All it takes for a sinking sensation to take over my stomach is to have the radio or television turned to the news and hear the words “South Carolina” and “race relations” mentioned in some reporter’s segment.
Y’all know what I’m talking about. Remember what Susan Smith and Strom Thurmond both wrought? Or those drunk Carolina boys from the Borat movie who tried to litigate their way out of being known as complete morons for the rest of their lives?
Such was the induced nausea after I opened up my newspaper to learn of a “gangsta”-themed party held the day before Martin Luther King Jr. Day by some Clemson University students.
Great, I thought, here we go again.
And go we did as, apparently, some pictures of the party were posted on Facebook.com and featured a young white man in blackface and a young white lady who had padded her britches to achieve a “booty” effect.
Last Tuesday, Clemson University President James Barker issued an angry statement about the party and promised a continued investigation into that evening’s festivities.
The party sponsors compounded their original thoughtlessness by committing what I would characterize as a “pussy” move by issuing an anonymous apology, “We invited all races and types of peoples and never meant any racial harm.”
There’s a couple of things that bother me about this latest installment of racially insensitive behavior from my fellow South Carolinians.
First off, I’m amazed that in this day and age there are still people dumb enough to post images of their bad behavior on the information superhighway.
Secondly, I was bugged by some academics who are willing to blame the students’ poor behavior on the media — specifically, rap music.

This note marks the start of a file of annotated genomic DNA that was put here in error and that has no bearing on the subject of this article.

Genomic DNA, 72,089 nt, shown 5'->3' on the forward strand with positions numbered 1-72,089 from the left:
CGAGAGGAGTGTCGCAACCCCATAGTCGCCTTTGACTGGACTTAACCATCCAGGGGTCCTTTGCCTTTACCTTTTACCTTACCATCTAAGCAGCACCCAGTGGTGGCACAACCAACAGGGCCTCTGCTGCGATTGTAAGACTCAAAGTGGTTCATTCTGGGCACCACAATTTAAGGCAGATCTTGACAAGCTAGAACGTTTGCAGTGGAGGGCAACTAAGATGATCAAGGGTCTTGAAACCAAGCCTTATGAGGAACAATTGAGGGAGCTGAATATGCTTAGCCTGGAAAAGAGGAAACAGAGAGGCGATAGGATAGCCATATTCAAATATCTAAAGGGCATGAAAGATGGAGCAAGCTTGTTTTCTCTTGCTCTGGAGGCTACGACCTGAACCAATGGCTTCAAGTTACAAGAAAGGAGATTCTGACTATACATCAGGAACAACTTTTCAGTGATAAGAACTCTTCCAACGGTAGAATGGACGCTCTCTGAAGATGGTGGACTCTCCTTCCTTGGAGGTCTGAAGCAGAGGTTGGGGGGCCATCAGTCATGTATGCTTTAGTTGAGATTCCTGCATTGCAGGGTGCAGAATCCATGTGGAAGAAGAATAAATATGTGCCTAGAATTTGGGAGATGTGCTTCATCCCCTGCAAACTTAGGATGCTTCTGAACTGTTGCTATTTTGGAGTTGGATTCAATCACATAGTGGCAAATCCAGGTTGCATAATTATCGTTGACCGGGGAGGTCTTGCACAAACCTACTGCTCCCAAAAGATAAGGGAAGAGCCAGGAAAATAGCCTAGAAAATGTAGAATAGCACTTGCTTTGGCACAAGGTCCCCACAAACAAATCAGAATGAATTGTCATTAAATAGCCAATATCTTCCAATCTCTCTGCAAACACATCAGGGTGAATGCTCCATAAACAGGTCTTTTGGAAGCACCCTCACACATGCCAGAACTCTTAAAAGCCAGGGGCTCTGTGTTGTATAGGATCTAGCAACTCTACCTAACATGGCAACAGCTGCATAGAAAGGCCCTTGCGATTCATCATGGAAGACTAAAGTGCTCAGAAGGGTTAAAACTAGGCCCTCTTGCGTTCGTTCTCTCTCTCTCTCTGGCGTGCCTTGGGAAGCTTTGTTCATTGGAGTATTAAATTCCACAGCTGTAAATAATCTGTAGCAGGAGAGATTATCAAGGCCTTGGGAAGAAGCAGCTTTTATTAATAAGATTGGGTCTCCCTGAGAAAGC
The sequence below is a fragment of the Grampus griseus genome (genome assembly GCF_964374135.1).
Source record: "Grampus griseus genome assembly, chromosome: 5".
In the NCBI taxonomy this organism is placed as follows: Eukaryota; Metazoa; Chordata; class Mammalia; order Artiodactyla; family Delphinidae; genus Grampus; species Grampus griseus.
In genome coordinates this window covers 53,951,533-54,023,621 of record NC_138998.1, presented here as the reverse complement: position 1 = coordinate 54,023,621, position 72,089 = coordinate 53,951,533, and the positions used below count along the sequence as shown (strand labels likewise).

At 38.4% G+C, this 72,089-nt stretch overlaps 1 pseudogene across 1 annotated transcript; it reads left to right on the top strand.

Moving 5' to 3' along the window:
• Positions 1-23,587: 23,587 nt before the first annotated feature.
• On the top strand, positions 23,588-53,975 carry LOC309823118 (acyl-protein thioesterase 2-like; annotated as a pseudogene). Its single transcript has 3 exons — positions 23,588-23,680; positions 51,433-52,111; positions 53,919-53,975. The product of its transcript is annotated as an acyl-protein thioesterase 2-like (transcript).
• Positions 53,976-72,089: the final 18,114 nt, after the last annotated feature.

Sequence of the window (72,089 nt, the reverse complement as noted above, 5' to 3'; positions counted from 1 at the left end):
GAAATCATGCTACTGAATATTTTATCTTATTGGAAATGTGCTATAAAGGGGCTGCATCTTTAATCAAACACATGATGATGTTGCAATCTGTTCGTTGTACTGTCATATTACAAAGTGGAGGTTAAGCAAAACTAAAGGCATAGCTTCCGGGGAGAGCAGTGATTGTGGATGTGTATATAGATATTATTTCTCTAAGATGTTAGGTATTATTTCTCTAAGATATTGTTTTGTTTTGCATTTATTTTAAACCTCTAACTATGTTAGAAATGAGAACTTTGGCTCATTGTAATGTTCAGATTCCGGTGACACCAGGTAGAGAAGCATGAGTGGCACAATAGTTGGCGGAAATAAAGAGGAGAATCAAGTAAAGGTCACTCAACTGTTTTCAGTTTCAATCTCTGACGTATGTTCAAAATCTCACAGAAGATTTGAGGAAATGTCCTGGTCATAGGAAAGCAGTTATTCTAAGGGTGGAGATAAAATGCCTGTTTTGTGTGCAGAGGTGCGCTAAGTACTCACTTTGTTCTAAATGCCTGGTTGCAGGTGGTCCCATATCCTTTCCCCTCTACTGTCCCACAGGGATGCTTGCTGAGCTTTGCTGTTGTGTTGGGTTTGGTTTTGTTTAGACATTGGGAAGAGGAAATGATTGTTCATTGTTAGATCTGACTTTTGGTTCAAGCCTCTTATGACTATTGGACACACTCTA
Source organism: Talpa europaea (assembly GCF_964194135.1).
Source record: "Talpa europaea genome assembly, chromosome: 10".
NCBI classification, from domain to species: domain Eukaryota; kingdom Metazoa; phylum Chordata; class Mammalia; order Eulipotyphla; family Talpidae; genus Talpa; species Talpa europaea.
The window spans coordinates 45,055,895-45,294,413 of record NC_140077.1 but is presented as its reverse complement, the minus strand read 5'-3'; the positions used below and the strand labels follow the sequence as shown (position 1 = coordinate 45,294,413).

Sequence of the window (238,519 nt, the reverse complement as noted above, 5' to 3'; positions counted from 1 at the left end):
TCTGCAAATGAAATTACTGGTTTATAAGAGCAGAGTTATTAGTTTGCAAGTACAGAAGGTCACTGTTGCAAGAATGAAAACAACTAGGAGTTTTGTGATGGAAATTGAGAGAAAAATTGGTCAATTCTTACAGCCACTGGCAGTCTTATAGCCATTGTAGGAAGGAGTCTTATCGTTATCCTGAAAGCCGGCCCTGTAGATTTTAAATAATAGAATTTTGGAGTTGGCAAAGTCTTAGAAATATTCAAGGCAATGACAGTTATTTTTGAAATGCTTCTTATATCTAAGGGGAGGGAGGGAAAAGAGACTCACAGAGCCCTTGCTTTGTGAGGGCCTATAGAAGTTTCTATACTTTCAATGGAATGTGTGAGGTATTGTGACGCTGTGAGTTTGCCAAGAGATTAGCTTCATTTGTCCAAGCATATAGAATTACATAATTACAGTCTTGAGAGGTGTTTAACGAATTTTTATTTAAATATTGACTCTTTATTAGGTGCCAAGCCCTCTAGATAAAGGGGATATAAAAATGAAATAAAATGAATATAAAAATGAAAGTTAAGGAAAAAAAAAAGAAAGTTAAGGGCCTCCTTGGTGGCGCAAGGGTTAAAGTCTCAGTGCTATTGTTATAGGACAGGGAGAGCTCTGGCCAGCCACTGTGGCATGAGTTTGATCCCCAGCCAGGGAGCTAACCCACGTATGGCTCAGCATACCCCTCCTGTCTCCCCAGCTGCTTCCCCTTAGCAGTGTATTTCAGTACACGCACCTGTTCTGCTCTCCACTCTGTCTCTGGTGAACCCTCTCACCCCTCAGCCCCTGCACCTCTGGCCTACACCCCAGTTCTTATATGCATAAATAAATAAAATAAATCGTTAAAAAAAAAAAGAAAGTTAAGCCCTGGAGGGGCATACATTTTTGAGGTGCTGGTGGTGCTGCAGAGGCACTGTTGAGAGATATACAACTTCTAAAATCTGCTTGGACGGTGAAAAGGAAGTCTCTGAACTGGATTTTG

Venise Barry, an African-American journalism professor at the University of Iowa, told the Associated Press that the students likely don’t think their behavior is offensive because they’re imitating “gangsta” posturing displayed by black performers in rap videos.
She said, “The segment of rap music that is glamorized and popularized by the media is ‘gangsta’ rap. It has become an image that is normalized in our society. That to me explains clearly why they don’t see it as wrong.”
OK, lemme see if I got this. Black rappers who exhibit gross levels of disrespect to their own race are responsible for white kids making fun of black people through use of stereotypes.
Well, in a sentiment most recently spoken by the Great Satan Himself — Dick Cheney — I will say that this is hogwash.
Ms. Barry clearly thinks she has a reason for these white kids’ and others’ nationwide bad behavior.
I think her reason is nothing more than an excuse and a lousy one at that.
I doubt that the college experience for these kids at Clemson is very much different from mine, as I saw a bunch of kids in my generation trying to show they were above racism by engaging in racist behavior.
I can only hope that this will be chalked up to the impetuousness and naivete of youth.
When you grow up in the South, you discover along the way that there are many rules. When you’re a grown-up in the South, you’ve discovered which rules to leave on the side of the road.
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